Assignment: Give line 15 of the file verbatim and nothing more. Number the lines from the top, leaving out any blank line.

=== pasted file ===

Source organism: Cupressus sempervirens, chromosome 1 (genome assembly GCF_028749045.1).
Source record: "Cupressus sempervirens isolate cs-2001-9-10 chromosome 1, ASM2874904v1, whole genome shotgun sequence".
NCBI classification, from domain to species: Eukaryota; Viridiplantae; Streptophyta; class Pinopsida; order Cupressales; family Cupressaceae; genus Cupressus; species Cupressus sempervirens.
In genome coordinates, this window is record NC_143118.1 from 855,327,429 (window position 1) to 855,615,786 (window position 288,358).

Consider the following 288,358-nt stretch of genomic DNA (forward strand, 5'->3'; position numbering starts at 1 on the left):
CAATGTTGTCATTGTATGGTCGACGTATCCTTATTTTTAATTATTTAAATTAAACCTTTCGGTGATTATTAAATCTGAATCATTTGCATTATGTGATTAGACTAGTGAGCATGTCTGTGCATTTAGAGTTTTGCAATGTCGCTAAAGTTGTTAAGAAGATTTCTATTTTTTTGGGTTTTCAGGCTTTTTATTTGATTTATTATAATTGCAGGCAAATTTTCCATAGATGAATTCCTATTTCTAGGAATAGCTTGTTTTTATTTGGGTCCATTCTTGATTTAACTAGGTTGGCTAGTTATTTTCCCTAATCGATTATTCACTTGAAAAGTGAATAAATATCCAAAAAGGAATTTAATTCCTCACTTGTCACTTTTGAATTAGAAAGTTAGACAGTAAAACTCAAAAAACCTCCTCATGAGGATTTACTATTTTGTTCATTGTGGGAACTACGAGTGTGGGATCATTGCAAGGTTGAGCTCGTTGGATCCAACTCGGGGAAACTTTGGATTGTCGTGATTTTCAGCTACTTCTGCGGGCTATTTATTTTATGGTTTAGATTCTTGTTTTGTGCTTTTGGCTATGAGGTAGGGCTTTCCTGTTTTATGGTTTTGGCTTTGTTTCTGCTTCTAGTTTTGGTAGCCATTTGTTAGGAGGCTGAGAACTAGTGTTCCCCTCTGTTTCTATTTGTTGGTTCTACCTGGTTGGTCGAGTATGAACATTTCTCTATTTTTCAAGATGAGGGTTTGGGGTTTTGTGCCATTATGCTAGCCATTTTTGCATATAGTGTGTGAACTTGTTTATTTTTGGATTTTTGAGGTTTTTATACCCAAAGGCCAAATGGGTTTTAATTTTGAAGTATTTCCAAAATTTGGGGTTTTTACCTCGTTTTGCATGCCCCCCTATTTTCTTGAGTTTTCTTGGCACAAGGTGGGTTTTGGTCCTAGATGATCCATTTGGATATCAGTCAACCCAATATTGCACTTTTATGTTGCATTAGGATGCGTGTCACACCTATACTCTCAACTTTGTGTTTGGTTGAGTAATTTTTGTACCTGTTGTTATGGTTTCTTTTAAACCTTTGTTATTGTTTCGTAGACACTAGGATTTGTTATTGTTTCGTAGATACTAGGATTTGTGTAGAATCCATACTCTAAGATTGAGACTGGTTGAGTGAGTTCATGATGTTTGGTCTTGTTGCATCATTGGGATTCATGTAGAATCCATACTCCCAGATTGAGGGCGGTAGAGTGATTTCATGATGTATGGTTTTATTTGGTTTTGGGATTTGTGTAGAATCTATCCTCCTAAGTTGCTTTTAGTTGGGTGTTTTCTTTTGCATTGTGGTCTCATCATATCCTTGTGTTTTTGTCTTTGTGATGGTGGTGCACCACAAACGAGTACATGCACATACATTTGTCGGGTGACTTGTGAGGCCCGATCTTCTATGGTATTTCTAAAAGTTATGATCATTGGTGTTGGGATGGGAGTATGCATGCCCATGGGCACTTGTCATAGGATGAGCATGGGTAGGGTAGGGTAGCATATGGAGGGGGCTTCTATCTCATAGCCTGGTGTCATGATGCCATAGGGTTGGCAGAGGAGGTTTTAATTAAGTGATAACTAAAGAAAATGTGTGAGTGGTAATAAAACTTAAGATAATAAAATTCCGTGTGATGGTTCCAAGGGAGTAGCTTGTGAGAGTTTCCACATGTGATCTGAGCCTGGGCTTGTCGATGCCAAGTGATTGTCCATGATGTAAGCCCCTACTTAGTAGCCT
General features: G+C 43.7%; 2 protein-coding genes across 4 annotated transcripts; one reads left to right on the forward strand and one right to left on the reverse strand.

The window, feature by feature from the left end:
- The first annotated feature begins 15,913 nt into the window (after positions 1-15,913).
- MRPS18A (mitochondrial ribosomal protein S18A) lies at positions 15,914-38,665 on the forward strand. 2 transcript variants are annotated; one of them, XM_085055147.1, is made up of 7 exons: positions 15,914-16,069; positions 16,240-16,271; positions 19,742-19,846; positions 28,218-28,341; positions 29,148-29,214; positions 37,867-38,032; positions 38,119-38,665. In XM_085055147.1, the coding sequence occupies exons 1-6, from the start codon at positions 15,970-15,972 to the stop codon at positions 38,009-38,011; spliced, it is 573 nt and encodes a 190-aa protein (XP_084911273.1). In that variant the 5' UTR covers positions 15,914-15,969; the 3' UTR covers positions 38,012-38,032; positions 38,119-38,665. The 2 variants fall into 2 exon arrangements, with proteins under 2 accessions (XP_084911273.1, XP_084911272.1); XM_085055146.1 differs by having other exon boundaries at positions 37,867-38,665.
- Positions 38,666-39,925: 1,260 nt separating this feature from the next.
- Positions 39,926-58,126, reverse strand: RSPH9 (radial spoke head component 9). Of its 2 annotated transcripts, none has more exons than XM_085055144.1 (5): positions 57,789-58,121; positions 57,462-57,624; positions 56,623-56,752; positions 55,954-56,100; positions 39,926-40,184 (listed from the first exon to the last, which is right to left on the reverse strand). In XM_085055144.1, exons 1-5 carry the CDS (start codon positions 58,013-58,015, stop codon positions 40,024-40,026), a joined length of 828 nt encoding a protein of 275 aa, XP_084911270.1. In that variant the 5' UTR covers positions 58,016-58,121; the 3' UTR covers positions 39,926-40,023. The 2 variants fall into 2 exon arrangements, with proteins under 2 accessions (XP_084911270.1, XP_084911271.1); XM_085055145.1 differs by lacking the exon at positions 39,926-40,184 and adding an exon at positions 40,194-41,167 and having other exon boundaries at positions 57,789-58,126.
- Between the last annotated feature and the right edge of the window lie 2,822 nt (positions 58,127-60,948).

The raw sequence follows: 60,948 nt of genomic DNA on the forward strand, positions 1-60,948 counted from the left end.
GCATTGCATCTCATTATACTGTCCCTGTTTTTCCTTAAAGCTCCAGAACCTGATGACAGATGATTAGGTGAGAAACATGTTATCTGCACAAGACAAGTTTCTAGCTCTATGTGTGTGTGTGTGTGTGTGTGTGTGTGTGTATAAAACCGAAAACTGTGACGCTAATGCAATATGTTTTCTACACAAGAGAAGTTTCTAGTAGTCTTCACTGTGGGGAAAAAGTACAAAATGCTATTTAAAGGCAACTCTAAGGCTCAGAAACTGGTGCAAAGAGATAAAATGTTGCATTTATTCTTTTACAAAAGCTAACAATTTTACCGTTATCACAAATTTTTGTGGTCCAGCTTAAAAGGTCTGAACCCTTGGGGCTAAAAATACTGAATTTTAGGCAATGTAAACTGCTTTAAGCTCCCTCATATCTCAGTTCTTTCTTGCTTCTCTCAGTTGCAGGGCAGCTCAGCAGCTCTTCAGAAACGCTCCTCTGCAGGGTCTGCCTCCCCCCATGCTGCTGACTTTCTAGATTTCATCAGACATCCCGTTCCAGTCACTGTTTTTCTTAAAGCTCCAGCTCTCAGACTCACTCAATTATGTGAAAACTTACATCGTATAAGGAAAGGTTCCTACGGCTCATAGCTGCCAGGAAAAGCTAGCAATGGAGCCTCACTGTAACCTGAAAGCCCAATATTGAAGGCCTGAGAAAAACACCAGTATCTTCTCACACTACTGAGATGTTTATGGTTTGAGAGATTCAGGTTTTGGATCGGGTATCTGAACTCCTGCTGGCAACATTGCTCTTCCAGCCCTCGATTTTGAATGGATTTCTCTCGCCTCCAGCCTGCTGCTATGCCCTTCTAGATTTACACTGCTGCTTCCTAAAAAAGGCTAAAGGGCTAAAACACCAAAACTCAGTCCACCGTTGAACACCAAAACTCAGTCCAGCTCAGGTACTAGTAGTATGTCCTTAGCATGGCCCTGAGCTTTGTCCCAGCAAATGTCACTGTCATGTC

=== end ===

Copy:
GCATTGCATCTCATTATACTGTCCCTGTTTTTCCTTAAAGCTCCAGAACCTGATGACAGATGATTAGGTGAGAAACATGTTATCTGCACAAGACAAGTTTCTAGCTCTATGTGTGTGTGTGTGTGTGTGTGTGTGTGTGTATAAAACCGAAAACTGTGACGCTAATGCAATATGTTTTCTACACAAGAGAAGTTTCTAGTAGTCTTCACTGTGGGGAAAAAGTACAAAATGCTATTTAAAGGCAACTCTAAGGCTCAGAAACTGGTGCAAAGAGATAAAATGTTGCATTTATTCTTTTACAAAAGCTAACAATTTTACCGTTATCACAAATTTTTGTGGTCCAGCTTAAAAGGTCTGAACCCTTGGGGCTAAAAATACTGAATTTTAGGCAATGTAAACTGCTTTAAGCTCCCTCATATCTCAGTTCTTTCTTGCTTCTCTCAGTTGCAGGGCAGCTCAGCAGCTCTTCAGAAACGCTCCTCTGCAGGGTCTGCCTCCCCCCATGCTGCTGACTTTCTAGATTTCATCAGACATCCCGTTCCAGTCACTGTTTTTCTTAAAGCTCCAGCTCTCAGACTCACTCAATTATGTGAAAACTTACATCGTATAAGGAAAGGTTCCTACGGCTCATAGCTGCCAGGAAAAGCTAGCAATGGAGCCTCACTGTAACCTGAAAGCCCAATATTGAAGGCCTGAGAAAAACACCAGTATCTTCTCACACTACTGAGATGTTTATGGTTTGAGAGATTCAGGTTTTGGATCGGGTATCTGAACTCCTGCTGGCAACATTGCTCTTCCAGCCCTCGATTTTGAATGGATTTCTCTCGCCTCCAGCCTGCTGCTATGCCCTTCTAGATTTACACTGCTGCTTCCTAAAAAAGGCTAAAGGGCTAAAACACCAAAACTCAGTCCACCGTTGAACACCAAAACTCAGTCCAGCTCAGGTACTAGTAGTATGTCCTTAGCATGGCCCTGAGCTTTGTCCCAGCAAATGTCACTGTCATGTC